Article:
Which makes you appreciate what happened on the first pages so much more. When the story first opens, you just think “Oh, she’s kissing her friend.” But then you get the story and suddenly you’re rooting for them, but the kiss already happened right at the beginning! I feel like I should almost re-read it knowing what I know now.

This entire review has just been me restating the plot of the book, I do realize this. But that’s only because I am so enamored, that I really have nothing more to say than you need to read this book and see the magic for yourself, honestly.

Plus: EVERYTHING. It will tear you into tiny pieces and rebuild you into a better human.

Minus: It’s heavy, but it’s so, so good. Do not let the subject matter hold you back from reading it. It’s all worth it, I promise.

If you like this book, try:

We Are Okay

We Are Okay by Nina LaCour- Another unfolding tale that beautifully depicts loss, depression, and being more than just friends.

Sky in the Deep by Adrienne Young

Inside cover blurb:

Raised to be a warrior, seventeen-year-old Eelyn fights alongside her Aska clansmen in an ancient rivalry against the Riki clan. Her life is brutal but simple: fight and survive. Until the day she sees the impossible on the battlefield — her brother, fighting with the enemy — the brother she watched die five years ago.

Faced with her brother’s betrayal, she must survive the winter in the mountains with the Riki, in a village where every neighbor is an enemy, every battle scar possibly one she delivered. But when the Riki village is raided by a ruthless clan thought to be a legend, Eelyn is even more desperate to get back to her beloved family.

She is given no choice but to trust Fiske, her brother’s friend, who sees her as a threat. They must do the impossible: unite the clans to fight together, or risk being slaughtered one by one. Driven by a love for her clan and her growing love for Fiske, Eelyn must confront her own definition of loyalty and family while daring to put her faith in the people she’s spent her life hating.”

-from publisher


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I thought this book was going to be historical fiction/fantasy. I guess it could maybe loosely be considered historical fiction…the culture and societal structure seems to be based on Vikings? But there really is no fantasy element whatsoever, which was a big disappointment.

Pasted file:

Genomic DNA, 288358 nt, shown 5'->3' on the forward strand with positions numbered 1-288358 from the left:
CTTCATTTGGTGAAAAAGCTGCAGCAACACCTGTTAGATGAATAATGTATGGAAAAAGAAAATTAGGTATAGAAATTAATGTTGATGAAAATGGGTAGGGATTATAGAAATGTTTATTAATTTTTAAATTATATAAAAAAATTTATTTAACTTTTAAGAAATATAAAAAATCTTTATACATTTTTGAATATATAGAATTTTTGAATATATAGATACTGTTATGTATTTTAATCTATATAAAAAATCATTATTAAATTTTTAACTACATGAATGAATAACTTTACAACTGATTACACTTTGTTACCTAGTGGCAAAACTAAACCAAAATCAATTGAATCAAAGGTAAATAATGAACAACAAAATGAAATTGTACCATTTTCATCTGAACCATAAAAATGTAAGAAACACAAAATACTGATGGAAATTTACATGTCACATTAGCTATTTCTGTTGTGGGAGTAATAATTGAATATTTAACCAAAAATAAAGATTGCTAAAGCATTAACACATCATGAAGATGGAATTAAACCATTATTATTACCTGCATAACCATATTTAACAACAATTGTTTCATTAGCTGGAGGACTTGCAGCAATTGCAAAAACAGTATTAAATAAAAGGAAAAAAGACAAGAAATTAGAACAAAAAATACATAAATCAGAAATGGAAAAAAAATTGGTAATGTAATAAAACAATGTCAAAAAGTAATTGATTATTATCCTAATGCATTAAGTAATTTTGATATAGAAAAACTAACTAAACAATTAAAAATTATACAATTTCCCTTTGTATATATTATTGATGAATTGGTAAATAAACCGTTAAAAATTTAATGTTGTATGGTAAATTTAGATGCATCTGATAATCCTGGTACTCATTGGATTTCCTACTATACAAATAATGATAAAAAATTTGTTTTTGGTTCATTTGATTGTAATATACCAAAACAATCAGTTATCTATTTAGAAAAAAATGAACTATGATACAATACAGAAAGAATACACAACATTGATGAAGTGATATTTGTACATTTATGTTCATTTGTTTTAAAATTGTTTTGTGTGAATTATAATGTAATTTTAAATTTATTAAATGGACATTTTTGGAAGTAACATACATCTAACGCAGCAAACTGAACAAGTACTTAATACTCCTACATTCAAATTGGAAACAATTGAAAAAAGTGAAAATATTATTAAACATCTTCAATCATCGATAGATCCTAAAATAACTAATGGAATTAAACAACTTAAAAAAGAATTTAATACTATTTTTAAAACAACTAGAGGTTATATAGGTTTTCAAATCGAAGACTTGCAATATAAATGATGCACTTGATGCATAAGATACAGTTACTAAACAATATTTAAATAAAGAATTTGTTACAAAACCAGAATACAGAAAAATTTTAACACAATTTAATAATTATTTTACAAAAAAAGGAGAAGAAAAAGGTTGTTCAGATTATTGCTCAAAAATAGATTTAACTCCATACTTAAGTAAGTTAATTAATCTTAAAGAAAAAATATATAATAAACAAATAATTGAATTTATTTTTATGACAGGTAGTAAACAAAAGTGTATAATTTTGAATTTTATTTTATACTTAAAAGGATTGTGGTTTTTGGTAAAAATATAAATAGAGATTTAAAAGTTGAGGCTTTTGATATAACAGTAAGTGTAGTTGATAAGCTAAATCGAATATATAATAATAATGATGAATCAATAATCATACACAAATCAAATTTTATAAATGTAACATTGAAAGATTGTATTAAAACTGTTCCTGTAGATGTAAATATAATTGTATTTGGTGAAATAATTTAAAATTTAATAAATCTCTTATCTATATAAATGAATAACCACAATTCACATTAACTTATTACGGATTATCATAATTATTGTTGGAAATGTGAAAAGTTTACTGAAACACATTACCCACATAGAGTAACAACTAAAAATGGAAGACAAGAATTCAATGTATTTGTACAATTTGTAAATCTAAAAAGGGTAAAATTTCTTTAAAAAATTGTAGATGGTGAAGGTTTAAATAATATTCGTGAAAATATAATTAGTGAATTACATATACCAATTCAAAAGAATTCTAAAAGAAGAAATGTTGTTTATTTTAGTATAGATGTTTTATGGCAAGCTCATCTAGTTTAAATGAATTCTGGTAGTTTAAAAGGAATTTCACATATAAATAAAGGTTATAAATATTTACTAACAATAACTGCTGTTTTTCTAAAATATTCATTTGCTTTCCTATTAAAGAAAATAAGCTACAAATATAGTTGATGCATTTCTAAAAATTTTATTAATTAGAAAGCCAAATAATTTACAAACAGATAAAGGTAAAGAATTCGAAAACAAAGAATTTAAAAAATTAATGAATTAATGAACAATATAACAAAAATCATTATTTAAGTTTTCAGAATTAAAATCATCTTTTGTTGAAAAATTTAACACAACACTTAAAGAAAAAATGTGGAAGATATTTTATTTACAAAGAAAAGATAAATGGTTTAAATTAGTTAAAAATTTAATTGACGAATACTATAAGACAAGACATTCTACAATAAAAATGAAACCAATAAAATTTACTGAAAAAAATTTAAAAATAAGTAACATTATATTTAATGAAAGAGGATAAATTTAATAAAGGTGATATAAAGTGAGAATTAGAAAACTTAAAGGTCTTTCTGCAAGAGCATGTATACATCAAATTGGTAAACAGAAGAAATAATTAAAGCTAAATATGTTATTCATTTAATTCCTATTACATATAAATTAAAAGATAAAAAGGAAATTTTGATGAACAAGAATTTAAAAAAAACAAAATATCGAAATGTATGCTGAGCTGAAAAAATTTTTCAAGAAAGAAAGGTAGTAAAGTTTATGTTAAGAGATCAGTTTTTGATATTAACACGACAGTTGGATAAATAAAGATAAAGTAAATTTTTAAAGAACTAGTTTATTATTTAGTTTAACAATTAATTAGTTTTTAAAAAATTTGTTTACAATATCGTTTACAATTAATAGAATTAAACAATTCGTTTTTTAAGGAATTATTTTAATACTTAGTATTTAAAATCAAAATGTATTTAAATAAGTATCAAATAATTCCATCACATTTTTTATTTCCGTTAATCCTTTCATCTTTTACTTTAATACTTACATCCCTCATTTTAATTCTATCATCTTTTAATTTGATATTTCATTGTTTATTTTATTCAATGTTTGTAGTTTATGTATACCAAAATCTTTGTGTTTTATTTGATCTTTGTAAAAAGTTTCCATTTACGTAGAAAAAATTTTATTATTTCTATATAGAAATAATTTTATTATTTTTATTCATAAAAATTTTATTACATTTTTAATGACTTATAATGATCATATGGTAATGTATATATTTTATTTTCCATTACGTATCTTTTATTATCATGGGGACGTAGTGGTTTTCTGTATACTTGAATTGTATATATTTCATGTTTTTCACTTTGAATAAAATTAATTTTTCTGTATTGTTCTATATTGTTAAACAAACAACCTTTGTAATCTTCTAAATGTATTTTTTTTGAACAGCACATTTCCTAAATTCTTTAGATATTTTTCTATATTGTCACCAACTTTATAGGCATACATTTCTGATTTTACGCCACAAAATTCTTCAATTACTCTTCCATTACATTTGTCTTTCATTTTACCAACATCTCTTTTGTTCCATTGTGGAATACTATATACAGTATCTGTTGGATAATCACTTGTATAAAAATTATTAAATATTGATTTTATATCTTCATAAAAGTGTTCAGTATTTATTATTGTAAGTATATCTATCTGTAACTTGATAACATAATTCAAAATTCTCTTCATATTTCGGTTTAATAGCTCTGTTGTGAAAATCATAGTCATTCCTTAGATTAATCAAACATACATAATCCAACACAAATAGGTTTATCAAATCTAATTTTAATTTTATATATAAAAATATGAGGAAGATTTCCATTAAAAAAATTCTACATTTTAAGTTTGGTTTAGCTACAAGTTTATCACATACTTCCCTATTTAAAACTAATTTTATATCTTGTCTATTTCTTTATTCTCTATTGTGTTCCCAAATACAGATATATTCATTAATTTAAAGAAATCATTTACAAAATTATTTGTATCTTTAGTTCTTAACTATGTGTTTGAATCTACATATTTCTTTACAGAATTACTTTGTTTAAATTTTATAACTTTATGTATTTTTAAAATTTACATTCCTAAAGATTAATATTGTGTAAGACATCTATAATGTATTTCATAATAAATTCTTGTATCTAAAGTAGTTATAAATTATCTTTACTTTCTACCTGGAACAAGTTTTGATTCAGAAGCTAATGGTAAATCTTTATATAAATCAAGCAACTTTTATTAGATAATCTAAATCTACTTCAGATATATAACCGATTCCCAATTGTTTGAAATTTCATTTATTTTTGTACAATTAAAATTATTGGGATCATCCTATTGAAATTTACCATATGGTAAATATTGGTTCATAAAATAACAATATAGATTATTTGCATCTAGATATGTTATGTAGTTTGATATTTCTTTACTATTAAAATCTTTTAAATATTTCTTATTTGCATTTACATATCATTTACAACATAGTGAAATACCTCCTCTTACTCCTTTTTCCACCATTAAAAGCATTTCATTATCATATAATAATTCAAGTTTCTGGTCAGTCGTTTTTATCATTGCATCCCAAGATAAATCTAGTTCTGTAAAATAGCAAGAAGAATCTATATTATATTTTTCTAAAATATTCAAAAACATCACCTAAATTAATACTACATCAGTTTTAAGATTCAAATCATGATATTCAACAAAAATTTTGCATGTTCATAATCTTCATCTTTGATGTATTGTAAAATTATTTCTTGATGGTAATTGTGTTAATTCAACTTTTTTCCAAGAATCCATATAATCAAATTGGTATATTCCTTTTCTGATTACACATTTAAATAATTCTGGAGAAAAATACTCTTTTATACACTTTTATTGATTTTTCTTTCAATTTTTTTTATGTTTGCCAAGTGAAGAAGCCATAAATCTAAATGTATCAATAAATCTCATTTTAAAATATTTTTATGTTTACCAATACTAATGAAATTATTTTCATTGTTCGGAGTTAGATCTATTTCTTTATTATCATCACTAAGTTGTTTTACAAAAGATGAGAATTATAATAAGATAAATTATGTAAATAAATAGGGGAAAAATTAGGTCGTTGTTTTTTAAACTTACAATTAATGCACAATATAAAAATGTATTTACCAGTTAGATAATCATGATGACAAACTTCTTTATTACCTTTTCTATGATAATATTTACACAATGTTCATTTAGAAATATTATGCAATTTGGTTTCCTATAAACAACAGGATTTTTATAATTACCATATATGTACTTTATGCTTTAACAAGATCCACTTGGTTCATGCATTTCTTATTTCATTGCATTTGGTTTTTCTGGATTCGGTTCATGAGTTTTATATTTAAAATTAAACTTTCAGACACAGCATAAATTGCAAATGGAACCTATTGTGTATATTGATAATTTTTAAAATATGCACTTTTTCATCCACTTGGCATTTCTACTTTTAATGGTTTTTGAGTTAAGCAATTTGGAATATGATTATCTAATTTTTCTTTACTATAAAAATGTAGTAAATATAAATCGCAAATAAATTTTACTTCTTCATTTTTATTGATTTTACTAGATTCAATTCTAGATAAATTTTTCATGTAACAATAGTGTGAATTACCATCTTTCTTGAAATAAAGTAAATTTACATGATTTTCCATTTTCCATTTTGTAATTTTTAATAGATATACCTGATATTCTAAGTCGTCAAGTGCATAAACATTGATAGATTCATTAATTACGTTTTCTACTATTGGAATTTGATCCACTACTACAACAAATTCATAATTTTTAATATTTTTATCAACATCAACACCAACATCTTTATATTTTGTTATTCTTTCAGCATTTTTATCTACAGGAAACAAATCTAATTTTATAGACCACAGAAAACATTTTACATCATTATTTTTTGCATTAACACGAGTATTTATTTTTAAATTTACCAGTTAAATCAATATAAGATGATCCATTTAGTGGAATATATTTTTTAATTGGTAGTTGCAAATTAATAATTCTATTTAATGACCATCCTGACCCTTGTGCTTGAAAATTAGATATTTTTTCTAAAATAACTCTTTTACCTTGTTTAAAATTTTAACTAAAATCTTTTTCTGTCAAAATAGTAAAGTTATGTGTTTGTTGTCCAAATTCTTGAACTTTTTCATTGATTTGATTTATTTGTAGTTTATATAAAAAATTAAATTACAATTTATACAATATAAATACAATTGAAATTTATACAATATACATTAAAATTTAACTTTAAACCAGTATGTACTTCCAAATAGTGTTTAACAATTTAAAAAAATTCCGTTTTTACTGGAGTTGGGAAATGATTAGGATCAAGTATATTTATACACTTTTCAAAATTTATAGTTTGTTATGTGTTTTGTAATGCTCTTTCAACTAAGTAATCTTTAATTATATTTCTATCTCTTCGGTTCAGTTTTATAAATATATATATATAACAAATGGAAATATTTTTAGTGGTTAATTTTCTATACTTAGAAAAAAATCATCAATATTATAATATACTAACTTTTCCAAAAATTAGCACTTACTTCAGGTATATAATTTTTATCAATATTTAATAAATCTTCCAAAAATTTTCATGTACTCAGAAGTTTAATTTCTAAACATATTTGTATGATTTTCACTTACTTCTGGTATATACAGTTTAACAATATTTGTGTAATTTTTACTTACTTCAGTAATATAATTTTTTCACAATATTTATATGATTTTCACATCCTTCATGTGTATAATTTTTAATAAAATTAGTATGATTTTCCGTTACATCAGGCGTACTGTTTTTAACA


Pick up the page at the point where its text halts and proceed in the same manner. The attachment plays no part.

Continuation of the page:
In fact, most of the story was a disappointment. What we get is a long, drawn out narrative about a girl who discovers her brother didn’t die and then, surprise surprise, she ends up making friends with the enemy tribe who saved him. I don’t even consider that a spoiler because if you read the above plot summary, well that’s the entire book. And you can save several hours and read something else instead.

Maybe that’s not fair-Sky in the Deep isn’t bad, per say, but there really just isn’t anything special about it.

All in all, you have a really cool set up, but the plot just never delivers.

Plus: Vikings are such a cool basis for a YA novel.

Minus: Do anything at all with the story! Seriously! Magic! Or Viking zombies! Just do something!

Try This Instead:

Dread Nation (Dread Nation, #1)

Dread Nation by Justina Ireland- The Civil War… but with zombies! Now that’s how you do historical fiction, my friends.

Puddin’ by Julie Murphy

Inside cover blurb:

Millie Michalchuk has gone to fat camp every year since she was a girl. Not this year. This year she has new plans to chase her secret dream—and to kiss her crush. Callie Reyes is the pretty girl who is next in line for dance team captain and has the popular boyfriend. But when it comes to other girls, she’s more frenemy than friend. When circumstances bring the girls together over the course of a semester, they will surprise everyone (especially themselves) by realizing they might have more in common than they ever imagined.”

-from publisher


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I want to hug every Julie Murphy book, always. She is one author whose novels I will always read. And when I found out there was a sequel to Dumplin’, you can bet I was number one on that holds list.